Technology | Kafka

What or who is Kafka?

Words by Martin Kelman
What or who is Kafka?

Data, data, data. Data it is so popular that there should be a song about it, if not a song then maybe a poem or two. Actually there are AI generated poems if that’s what floats your boat.

What does data need?

The reality is that data needs to be handled with care, it needs to be cleaned (or cleansed), it needs to be ordered and it needs to be structured, all at speed, volume and scale. LinkedIn knew this back in 2010 when they open sourced what is now called Kafka (yes, after Frank Kafka). Kafka is now a very popular message bus system for handling data, but why is that?

What are the alternatives?

There are many message bus systems (or ESBs) on the market and some are available within the computer’s operating system like MSMQ or Rabbit MQ. Each message bus system is built for a particular reason and Kafka is built to handle events coming from millions of users on a platform like LinkedIn. IoT systems can utilise this by feeding real-time (msec data) from the ‘edge’ to the ‘cloud’, and this is what we do with Atlas Edge and Atlas Boost.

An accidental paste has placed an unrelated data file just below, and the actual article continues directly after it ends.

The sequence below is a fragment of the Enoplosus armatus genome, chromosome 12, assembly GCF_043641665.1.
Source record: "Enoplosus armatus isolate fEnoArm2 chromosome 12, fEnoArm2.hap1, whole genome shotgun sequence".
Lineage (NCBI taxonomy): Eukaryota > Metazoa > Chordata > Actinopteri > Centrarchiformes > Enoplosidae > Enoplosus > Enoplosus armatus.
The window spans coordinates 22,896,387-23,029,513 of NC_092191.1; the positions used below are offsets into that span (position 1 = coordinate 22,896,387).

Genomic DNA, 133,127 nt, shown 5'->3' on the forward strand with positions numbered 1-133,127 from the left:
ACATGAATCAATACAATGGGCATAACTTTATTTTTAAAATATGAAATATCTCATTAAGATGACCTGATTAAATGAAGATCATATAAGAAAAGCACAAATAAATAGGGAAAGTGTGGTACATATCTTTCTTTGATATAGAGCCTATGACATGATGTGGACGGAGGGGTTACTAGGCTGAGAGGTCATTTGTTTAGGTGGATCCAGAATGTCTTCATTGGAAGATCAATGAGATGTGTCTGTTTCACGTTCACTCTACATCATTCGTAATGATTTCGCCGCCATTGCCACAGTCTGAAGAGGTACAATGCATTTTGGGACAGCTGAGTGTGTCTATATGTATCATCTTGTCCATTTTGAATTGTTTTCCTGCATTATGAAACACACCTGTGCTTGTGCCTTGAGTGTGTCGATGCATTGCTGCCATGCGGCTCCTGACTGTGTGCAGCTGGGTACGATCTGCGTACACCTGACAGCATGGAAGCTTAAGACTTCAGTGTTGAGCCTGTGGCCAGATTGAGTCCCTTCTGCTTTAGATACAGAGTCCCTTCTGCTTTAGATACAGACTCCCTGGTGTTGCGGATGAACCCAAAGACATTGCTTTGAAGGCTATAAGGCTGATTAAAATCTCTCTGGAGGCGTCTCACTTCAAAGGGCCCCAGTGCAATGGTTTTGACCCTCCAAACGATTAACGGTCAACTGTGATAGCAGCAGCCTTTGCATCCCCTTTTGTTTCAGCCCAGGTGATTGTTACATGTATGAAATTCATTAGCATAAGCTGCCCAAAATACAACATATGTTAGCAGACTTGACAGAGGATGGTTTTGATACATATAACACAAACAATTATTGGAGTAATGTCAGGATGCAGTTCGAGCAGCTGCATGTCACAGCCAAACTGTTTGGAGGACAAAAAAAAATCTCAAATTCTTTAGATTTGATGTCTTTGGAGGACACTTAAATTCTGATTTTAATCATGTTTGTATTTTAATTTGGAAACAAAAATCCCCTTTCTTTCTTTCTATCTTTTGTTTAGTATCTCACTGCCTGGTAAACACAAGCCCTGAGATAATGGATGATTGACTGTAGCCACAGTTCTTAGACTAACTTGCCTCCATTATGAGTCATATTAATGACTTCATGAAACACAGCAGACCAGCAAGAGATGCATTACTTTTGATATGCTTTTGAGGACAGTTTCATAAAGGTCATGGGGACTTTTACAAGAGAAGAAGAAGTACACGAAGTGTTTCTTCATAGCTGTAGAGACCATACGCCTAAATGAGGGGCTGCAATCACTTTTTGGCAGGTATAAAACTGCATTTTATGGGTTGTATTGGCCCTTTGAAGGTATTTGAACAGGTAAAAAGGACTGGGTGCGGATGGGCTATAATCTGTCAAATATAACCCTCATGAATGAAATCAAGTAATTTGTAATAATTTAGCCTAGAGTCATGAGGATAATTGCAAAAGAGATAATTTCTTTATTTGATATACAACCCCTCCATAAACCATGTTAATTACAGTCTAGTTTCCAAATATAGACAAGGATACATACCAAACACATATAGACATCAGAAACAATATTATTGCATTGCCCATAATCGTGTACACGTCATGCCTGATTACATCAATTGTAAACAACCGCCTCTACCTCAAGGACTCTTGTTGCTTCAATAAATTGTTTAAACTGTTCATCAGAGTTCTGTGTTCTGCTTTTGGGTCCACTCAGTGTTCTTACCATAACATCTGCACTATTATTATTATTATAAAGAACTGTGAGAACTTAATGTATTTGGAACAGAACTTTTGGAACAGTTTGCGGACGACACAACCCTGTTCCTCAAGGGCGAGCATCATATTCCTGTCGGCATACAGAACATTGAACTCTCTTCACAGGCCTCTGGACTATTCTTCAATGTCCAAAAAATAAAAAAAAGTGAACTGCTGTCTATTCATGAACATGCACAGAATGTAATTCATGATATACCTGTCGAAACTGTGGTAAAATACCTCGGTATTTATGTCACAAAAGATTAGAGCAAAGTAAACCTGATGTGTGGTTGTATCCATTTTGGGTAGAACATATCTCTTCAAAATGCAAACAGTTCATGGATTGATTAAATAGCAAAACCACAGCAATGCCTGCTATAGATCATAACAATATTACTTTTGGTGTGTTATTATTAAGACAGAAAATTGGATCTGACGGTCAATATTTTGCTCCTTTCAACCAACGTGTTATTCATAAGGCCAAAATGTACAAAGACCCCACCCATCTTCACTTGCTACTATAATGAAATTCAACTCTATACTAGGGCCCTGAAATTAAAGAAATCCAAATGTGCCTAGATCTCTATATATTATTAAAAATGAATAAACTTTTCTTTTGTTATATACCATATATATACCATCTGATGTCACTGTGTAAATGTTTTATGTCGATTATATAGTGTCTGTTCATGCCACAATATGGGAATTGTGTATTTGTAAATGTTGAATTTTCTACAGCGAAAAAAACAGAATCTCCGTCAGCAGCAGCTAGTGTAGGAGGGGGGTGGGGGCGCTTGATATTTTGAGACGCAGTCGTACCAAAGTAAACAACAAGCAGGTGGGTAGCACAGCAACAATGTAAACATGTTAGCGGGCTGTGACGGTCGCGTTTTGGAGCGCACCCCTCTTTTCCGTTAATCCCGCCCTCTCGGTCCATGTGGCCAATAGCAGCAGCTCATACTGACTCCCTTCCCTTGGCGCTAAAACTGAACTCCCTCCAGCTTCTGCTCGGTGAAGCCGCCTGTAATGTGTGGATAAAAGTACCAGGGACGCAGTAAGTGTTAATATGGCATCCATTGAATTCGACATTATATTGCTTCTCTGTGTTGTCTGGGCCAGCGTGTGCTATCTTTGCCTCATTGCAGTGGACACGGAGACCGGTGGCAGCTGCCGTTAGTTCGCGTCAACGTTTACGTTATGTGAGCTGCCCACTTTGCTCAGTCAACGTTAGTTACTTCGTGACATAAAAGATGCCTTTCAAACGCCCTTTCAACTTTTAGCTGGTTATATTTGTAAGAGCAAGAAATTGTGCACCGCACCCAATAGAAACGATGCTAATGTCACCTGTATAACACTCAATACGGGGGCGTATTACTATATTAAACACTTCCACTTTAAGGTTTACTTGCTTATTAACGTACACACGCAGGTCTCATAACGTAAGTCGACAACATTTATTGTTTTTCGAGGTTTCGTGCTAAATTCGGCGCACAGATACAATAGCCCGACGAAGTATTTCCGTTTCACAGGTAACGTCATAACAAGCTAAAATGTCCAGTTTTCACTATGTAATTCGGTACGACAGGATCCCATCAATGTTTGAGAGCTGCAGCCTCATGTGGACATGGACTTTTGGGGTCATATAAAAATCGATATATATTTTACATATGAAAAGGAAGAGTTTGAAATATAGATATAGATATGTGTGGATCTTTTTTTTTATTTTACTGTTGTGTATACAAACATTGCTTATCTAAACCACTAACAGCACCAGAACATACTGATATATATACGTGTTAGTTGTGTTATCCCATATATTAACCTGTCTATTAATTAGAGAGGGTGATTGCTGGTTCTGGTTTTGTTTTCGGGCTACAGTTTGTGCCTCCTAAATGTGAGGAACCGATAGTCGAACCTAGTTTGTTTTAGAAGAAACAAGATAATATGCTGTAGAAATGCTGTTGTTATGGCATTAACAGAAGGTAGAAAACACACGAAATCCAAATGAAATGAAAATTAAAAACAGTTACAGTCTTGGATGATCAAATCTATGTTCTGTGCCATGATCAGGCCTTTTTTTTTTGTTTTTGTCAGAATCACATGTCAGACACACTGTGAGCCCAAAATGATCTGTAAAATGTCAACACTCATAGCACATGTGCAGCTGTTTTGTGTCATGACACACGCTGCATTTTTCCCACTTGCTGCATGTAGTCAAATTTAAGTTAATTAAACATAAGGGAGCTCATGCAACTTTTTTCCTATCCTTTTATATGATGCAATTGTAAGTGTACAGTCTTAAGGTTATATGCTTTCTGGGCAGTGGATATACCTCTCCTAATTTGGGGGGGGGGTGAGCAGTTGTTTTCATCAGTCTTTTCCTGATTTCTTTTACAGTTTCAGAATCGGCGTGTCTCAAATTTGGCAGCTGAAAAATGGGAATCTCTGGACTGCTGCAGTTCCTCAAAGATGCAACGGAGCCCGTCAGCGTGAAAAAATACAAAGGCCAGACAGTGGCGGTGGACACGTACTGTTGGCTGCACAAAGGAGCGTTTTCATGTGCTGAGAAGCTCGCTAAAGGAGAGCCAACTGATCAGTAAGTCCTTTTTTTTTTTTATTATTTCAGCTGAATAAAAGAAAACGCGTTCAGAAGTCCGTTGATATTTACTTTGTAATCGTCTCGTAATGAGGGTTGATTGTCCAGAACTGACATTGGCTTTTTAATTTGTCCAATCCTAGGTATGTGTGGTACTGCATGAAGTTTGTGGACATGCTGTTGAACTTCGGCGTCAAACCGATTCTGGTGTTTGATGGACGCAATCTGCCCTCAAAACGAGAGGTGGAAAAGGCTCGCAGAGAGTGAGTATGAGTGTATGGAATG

How does Kafka do this?

In a very simplistic view Kafka, like other service buses, is a producer/ consumer message bus where the data is collected and organised, like the sorting hat in Harry Potter. Once the data is sorted the consumers of the data can ‘subscribe’ to the topic. Not only that, the consumer can play off the pointers to the data replying to any of the data in the queue time and time again.

Remember tape recorders?

It is like having a series of hundreds old tape recorders being able to record data in real-time, at the same time they can play the data to hundreds of different speakers while allowing each user of the system to rewind and replay different parts of the data. This flexibility at speed and scale is what makes Kafka ideal for data architects to use to solve problems for customers.

It doesn’t stop there, with Kafka streams the data from various topics can also be used to combine, filter, and manipulate the source data into information. This is where we get the term streaming analytics from; real-time analysis of the data to generate KPI’s in a flash.